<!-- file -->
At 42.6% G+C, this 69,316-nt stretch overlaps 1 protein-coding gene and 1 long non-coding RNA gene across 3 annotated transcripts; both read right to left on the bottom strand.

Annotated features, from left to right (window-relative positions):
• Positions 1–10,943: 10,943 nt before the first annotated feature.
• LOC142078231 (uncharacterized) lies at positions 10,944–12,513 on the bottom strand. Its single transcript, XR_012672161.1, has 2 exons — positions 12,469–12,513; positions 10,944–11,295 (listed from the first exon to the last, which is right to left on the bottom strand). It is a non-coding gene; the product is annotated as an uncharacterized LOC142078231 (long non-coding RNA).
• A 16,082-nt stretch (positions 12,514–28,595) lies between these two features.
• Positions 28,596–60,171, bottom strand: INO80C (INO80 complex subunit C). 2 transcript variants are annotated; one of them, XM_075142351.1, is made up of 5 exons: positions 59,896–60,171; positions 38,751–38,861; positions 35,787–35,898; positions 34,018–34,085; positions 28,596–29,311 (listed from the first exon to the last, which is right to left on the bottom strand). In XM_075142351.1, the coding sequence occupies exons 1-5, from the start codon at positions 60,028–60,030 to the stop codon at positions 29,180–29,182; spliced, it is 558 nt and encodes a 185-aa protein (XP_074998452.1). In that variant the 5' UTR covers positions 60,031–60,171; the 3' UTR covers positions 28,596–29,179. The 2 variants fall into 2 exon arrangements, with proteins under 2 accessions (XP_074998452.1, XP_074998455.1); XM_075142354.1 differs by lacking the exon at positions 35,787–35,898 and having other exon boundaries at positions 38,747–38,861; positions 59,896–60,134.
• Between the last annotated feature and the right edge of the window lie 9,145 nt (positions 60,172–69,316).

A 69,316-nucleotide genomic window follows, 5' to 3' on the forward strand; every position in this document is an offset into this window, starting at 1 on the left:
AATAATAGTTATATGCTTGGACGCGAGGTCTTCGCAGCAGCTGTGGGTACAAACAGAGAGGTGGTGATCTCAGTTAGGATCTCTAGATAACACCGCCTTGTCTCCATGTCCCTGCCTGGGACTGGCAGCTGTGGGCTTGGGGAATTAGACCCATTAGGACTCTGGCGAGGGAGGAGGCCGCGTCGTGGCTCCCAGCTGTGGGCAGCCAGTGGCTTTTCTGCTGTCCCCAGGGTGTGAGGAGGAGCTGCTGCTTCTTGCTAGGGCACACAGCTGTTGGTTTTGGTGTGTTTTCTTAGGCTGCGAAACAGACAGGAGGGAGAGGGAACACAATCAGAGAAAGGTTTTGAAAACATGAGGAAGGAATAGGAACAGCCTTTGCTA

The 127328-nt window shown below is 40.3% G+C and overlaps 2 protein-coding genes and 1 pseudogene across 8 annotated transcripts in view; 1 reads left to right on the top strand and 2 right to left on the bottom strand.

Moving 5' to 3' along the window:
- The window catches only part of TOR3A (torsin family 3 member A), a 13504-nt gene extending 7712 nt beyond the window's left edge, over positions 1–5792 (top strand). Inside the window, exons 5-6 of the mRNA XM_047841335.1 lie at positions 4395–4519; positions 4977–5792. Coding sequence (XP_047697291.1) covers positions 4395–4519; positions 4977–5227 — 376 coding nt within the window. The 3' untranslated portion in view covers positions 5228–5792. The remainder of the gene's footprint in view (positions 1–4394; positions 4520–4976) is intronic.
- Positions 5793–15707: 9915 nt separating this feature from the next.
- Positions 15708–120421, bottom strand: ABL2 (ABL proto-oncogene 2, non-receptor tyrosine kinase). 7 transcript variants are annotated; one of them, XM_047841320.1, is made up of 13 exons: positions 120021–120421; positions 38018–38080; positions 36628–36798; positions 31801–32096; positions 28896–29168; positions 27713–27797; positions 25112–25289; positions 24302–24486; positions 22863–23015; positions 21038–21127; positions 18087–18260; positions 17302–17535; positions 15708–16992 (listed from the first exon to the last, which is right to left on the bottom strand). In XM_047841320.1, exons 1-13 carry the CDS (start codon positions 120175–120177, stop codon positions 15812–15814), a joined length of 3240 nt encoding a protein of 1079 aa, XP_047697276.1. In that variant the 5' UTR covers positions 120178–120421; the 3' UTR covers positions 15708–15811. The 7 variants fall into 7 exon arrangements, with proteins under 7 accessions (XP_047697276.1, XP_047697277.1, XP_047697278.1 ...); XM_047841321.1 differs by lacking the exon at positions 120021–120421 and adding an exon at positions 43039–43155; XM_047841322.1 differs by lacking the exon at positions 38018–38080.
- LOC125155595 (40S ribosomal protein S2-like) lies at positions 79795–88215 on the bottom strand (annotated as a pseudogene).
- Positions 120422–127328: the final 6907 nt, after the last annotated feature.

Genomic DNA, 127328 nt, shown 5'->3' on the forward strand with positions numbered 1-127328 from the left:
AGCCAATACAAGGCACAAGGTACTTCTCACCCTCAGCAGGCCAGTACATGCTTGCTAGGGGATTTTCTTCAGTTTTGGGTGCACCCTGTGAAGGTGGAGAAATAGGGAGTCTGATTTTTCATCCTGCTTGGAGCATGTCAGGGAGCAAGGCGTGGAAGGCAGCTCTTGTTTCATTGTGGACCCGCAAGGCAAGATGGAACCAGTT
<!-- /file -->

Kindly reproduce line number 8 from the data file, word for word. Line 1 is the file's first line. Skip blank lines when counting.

A 69,316-nucleotide genomic window follows, 5' to 3' on the forward strand; every position in this document is an offset into this window, starting at 1 on the left: